Behind the Curtain:
Meaning and Representations of Cloth in Painting

By Richard Baker
I think of painting as mildly calcified theater — all the “action,” so to speak, moves at the rate of a slow moving liquid, like glass.
To paraphrase something Myron Stout wrote in 1953, — in the process of painting, each successive moment is a list of moments spread out in time while the painting progresses — they are gathered together at the end and become a single immutable moment. At the theater, when the curtain closes, the series of events now ended become an object-like memory composed of a myriad of moments. I have chosen a handful of images that depict cloth in painting. I hope they will illustrate my speculations about the metaphorical potential of such images as seen in still life paintings.

This painting is by Edward Hopper, painted in 1927. It was once common when going to the cinema that the screen would be concealed behind a curtain. This served to heighten a sense of anticipation and expectation. Like at the theater we, the audience would be ready to actively receive whatever spectacle was to be presented before us. What would unfold behind this unfurling fabric?
Would it be a treasure or a dud?

Would it be a wizard or a quack?

Would the spectacle provide an opportunity for education, advancement or enlightenment? Or would our sense of self be challenged? Whatever the answer, we should be ready to embrace the mysteries set before us. I ask these questions as a way of proposing that many depictions of cloth may serve as a metaphor for the artist’s and the audience’s relationship to a picture’s essential meaning.

In the story of Zeuxis and Parrhasios, where Zeuxis, one of two competing painters painted grapes so convincingly that birds pecked at them while the other painter, Parrhasios painted a curtain so realistically that it tricked his fellow artist, it is not insignificant that the competing paintings were concealed from view beneath a cloth. The curtain presumes to reveal its subject but, in the end, the cloth is the subject-matter, the cloth contains the meaning.The very fact that it conceals and reveals simultaneously gets at an essential truth at the heart of painting’s significance — the viewer must think from both sides of the curtain. The curtain defines a threshold between the object under consideration and its audience — a painting and its meaning (its relevance) represents a threshold between the artist’s mind and the viewers mind. In 1957, Marcel Duchamp identified a “transference from the artist to the spectator in the form of an esthetic osmosis taking place through the inert matter, such as pigment, piano or marble.” The cloth in the painting and the painting itself is such inert matter. We as viewers, as spectators are afforded the privilege to suss things out from both sides.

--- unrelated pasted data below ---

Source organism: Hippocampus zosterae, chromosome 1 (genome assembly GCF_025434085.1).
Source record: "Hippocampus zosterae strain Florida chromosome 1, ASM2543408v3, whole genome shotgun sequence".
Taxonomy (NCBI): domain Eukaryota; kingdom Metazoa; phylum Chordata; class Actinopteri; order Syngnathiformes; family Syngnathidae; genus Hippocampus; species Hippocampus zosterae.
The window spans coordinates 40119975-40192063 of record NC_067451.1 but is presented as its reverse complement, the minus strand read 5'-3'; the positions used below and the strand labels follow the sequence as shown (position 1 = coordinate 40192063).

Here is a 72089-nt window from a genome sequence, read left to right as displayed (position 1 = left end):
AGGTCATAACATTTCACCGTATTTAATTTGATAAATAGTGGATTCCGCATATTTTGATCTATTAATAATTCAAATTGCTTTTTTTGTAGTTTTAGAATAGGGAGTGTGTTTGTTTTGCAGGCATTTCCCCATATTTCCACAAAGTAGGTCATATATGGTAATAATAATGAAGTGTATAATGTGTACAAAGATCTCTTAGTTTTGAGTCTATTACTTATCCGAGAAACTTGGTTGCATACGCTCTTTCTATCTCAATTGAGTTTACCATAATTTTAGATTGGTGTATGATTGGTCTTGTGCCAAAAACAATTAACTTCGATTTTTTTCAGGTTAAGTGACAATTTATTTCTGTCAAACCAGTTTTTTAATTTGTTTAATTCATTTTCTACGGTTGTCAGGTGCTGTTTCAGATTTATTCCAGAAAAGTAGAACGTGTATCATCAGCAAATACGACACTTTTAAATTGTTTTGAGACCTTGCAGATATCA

As in the memorable scene from Hitchcock’s Pyscho, the curtain is transparent affording us the agonizing pleasure of seeing things from both sides. As we witness this scene, we are actively positioned at the intersection between two poles of action — we are inside and outside at once. Not all curtains are so veil-like in their transparency.
In Raphael Peale’s painting of 1822, the curtain is rather opaque. We are presumably presented with an image of a nude woman. She is barely visible behind a curtain suspended before her. The cloth itself is rendered with great care and tenderness making this agent of deception (the cloth), the true subject of this figure painting. As much as we are denied direct gaze at the naked figure before us, the ostensible subject behind the curtain is also protected from our scrutiny. (Is she even aware that we are here?) The cloth reveals the deception to be a type of deception common to all painting — it is a deceit that the subject-matter depicted is the sole delivery mechanism of a picture’s meaning. The meaning of a work is not located purely in the objects depicted, rather it is to be found in the space between the concrete, identifiable, nameable objects and the intentions of the artist solidified in the artist’s chosen medium. But wait. Just as Venus has had a curtain drawn on her vivid sensuality, we too have had the wool pulled over our eyes. This figure painting turns out not to be a figure painting but a still life painting. It shows a trompe l’oeil napkin hiding a version of a 1772 James Barry painting. Considered this way, Peale’s work collapses painting’s core — it exposes the tension between the demands and riches of a two-dimensional surface, and the push into pictoral or illusionistic space. In this painting, despite the density of illusionistic form, what we are looking at is a depiction of a space no deeper than an inch or two — we gaze upon a rendering of two flat surfaces — one rumpled, folded, suspended and the other tightly stretched and covered in paint — here, in this tension, is the beating heart of painting. The artist is a kind of presdigitator making things appear, disappear, and change forms before our eyes. Like a magician, tricks are played out through or behind cloths of many sorts — curtains, handkerchiefs, etc — we must be a willing, believing, yet skeptical audience thrilled to have paid our entry fees.